Given the chance, I would travel back to August 26, 1934. On the South Side of Chicago, Comiskey Park hosted the second East-West Game, reportedly featuring the best black ballplayers in America. In practice, this was largely a contest between the Pittsburgh Crawfords and the Chicago American Giants, with a few players from other teams sprinkled among both rosters.
The 1934 Pittsburgh Crawfords.
Credit: Robert Edward Auctions, Photo by James VanDerZee
Fortunately, this hardly resulted in a shortage of talent. The Crawfords were beginning a three-season run as arguably the greatest team in Negro Leagues history, featuring future Hall of Famers Cool Papa Bell, Oscar Charleston, Gibson, and . . . yes, Satchel Paige. Meanwhile, the Giants included Willie Wells, Turkey Stearnes, Willie Foster, and slugger Mule Suttles, all four of them eventually enshrined in Cooperstown too. Oh, and let’s not forget Philadelphia Stars third baseman Jud Wilson, another Hall of Famer, who started for the East.
The 1934 Chicago American Giants featured stars Willie Foster and Mule Suttles.
Despite all the great hitters in the 1934 East-West Game, though, this would be . . . well, here’s William G. Nunn in the Pittsburgh Courier:
Close your eyes if you can for a moment. Comiskey Park, situated on the Southside is a natural amphitheater. The double-decked grandstand extends to the far reaches of right-center and left-center field. Only in deep center are bleacher seats.
Sunday was one of those perfect baseball days. Not a cloud in the sky to mar the perfect azure-blue of the heavens. The greensward of Comiskey Park, with the basepaths, the infielder’s territory and the pitcher’s mound bared, made of the playing field a thing of beauty.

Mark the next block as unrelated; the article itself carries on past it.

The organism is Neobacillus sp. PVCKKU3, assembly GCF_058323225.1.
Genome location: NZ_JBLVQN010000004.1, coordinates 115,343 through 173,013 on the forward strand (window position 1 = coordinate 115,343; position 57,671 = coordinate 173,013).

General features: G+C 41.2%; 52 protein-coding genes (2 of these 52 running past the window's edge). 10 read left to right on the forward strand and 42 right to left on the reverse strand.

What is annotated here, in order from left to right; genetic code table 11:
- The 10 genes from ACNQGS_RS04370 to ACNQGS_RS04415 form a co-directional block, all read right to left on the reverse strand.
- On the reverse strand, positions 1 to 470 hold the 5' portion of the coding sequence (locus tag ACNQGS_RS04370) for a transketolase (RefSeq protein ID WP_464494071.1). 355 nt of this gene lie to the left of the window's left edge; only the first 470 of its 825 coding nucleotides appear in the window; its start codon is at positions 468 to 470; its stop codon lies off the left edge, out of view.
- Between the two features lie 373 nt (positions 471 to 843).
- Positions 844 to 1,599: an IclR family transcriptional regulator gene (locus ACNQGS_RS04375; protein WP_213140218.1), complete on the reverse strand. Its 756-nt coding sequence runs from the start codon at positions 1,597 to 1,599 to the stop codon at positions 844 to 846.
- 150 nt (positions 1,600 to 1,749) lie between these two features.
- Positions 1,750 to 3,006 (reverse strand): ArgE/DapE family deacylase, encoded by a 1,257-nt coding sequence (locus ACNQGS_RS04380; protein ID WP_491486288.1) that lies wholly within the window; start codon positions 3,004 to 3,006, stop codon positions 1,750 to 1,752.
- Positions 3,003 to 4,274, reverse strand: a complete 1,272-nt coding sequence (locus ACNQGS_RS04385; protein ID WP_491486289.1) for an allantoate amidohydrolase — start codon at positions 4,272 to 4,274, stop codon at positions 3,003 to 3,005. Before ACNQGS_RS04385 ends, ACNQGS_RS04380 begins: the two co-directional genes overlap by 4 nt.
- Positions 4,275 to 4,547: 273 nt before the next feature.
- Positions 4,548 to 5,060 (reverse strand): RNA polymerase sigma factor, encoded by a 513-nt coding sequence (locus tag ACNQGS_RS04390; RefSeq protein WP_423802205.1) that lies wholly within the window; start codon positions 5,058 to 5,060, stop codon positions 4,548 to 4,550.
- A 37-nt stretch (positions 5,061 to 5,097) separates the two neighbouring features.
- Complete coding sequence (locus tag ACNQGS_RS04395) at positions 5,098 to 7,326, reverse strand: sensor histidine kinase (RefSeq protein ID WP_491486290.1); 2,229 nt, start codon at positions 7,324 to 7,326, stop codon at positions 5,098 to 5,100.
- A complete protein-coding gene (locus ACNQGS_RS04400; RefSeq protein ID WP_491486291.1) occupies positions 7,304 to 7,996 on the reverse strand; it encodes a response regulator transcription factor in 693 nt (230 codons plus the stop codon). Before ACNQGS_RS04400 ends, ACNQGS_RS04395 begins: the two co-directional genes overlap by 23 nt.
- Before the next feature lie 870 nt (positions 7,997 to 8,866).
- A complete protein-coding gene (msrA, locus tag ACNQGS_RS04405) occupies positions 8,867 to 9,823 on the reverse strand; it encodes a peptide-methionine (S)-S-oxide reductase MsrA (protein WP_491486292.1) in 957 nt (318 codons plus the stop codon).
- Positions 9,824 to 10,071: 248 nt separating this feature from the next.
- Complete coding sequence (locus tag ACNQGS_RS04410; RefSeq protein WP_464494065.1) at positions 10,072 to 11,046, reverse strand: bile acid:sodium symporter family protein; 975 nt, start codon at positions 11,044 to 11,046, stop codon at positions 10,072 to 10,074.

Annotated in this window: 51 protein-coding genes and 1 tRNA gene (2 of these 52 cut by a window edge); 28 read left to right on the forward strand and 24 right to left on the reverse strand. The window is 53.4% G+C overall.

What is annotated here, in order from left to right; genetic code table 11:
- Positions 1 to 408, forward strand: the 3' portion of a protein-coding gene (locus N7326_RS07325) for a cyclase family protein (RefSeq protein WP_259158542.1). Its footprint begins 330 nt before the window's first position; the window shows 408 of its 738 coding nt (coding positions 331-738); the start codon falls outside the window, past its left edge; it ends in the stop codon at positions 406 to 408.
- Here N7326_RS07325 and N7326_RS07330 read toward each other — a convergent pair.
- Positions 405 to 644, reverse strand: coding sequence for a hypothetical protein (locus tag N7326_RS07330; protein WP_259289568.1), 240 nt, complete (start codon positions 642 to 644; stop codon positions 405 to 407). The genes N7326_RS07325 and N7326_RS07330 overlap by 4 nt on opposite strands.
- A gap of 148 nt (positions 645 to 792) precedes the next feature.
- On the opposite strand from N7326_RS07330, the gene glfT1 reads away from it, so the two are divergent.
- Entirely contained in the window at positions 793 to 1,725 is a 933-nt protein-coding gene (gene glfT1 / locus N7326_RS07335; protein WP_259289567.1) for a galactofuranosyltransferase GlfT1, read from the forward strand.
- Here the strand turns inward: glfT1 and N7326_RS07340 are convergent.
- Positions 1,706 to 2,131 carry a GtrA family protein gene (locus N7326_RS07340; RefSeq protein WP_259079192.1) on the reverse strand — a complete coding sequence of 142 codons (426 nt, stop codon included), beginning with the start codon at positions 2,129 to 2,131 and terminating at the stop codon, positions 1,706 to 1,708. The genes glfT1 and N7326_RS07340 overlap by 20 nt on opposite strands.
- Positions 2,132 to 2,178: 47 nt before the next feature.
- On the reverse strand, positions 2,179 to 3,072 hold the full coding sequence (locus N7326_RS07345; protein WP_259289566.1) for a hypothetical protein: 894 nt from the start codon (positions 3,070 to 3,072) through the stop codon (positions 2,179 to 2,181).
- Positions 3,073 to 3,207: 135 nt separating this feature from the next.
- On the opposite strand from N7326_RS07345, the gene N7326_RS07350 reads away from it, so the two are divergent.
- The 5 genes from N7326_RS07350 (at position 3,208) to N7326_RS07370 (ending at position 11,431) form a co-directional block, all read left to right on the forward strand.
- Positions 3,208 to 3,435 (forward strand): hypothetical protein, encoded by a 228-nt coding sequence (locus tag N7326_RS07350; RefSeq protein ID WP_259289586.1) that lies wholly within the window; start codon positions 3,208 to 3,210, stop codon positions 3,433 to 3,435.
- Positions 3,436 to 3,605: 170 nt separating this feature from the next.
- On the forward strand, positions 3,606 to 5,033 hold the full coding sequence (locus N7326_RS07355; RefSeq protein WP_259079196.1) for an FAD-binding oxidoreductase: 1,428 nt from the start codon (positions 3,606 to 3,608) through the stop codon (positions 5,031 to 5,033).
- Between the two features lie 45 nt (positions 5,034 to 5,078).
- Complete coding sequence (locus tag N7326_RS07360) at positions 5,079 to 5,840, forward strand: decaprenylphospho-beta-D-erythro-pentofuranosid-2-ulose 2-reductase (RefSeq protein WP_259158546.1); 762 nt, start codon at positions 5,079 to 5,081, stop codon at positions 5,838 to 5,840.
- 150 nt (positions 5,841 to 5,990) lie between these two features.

And the lower tier, as far as the eye could reach in all directions, packed with thousands and thousands of people, who came to see the game. The official attendances was 20,882. Figures from the gate, however, informed us that more than 25,000 fans were on hand to witness the game. Of that number, more than 4,000 were white. And this was the setting.
And what a game all those fans saw.
In the fourth inning, Crawfords right fielder Jimmie Crutchfield “threw a perfect strike across home plate” to retire Suttles before he could score the contest’s first run. In the fifth, Gibson fumbled a pitch behind the plate but recovered in time to throw out “Nashville speed demon” Sam Bankhead at second base. “No one but Gibson,” Nunn wrote, “could have thrown Bankhead out.”
But this East-West Game didn’t become legend until the bottom of the sixth inning. After Willie Wells led off with a double, East manager (and shortstop) Dick Lundy summoned Satchel Paige from the bullpen. Again, Nunn: “In the last four innings, Paige struck out five men as his blinding fast ball cut the center of the plate, flirted with the corners and set the fans in a frenzy. No ‘playing’ Satchel was out there today. There was a prayer behind every pill as it burned through the ozone. . . .”
The score was still 0–0 in the eighth when Cool Papa Bell led off with a walk. Moments later, the legendary speedster stole second base, and he scored on a looping two-out single by Jud Wilson.
Meanwhile, Paige was untouchable, going the rest of the way to preserve the East’s 1–0 victory.
As far as I can tell, all that remains of 1934’s East-West Game are the newspaper accounts and the recorded memories of the players who were there. A few photographs, probably. But we simply have very little documentary evidence of Paige in his prime, pitching. Or Gibson in his prime, throwing. Or Bell in his prime, running. I would give three fingers for a wormhole back to that game, and three more for the writing talent to describe all those tremendous players for a twenty-first-century audience.